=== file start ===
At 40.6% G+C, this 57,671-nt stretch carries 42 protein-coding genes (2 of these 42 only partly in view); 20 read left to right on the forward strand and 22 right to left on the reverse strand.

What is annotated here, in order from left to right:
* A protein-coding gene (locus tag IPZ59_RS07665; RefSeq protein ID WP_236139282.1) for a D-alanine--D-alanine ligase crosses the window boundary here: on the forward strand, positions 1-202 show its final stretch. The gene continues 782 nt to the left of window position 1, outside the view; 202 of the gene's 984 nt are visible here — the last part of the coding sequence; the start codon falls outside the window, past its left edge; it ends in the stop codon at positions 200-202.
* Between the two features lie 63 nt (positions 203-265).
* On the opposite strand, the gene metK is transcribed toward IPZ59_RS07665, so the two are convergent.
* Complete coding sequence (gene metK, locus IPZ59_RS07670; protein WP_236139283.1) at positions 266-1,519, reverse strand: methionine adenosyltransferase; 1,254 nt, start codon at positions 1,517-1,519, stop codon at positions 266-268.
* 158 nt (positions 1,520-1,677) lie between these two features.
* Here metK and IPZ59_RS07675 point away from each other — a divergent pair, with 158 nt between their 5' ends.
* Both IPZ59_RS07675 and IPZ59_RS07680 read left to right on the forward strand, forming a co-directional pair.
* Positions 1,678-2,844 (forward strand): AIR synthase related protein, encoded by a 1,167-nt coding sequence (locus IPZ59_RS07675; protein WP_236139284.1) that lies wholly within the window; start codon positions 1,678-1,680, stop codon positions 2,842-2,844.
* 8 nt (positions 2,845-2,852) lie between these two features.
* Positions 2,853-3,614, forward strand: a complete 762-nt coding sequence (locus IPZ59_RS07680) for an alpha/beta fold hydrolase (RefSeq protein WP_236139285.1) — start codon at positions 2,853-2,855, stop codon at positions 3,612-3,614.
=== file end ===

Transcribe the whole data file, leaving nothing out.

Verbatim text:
At 40.6% G+C, this 57,671-nt stretch carries 42 protein-coding genes (2 of these 42 only partly in view); 20 read left to right on the forward strand and 22 right to left on the reverse strand.

What is annotated here, in order from left to right:
* A protein-coding gene (locus tag IPZ59_RS07665; RefSeq protein ID WP_236139282.1) for a D-alanine--D-alanine ligase crosses the window boundary here: on the forward strand, positions 1-202 show its final stretch. The gene continues 782 nt to the left of window position 1, outside the view; 202 of the gene's 984 nt are visible here — the last part of the coding sequence; the start codon falls outside the window, past its left edge; it ends in the stop codon at positions 200-202.
* Between the two features lie 63 nt (positions 203-265).
* On the opposite strand, the gene metK is transcribed toward IPZ59_RS07665, so the two are convergent.
* Complete coding sequence (gene metK, locus IPZ59_RS07670; protein WP_236139283.1) at positions 266-1,519, reverse strand: methionine adenosyltransferase; 1,254 nt, start codon at positions 1,517-1,519, stop codon at positions 266-268.
* 158 nt (positions 1,520-1,677) lie between these two features.
* Here metK and IPZ59_RS07675 point away from each other — a divergent pair, with 158 nt between their 5' ends.
* Both IPZ59_RS07675 and IPZ59_RS07680 read left to right on the forward strand, forming a co-directional pair.
* Positions 1,678-2,844 (forward strand): AIR synthase related protein, encoded by a 1,167-nt coding sequence (locus IPZ59_RS07675; protein WP_236139284.1) that lies wholly within the window; start codon positions 1,678-1,680, stop codon positions 2,842-2,844.
* 8 nt (positions 2,845-2,852) lie between these two features.
* Positions 2,853-3,614, forward strand: a complete 762-nt coding sequence (locus IPZ59_RS07680) for an alpha/beta fold hydrolase (RefSeq protein WP_236139285.1) — start codon at positions 2,853-2,855, stop codon at positions 3,612-3,614.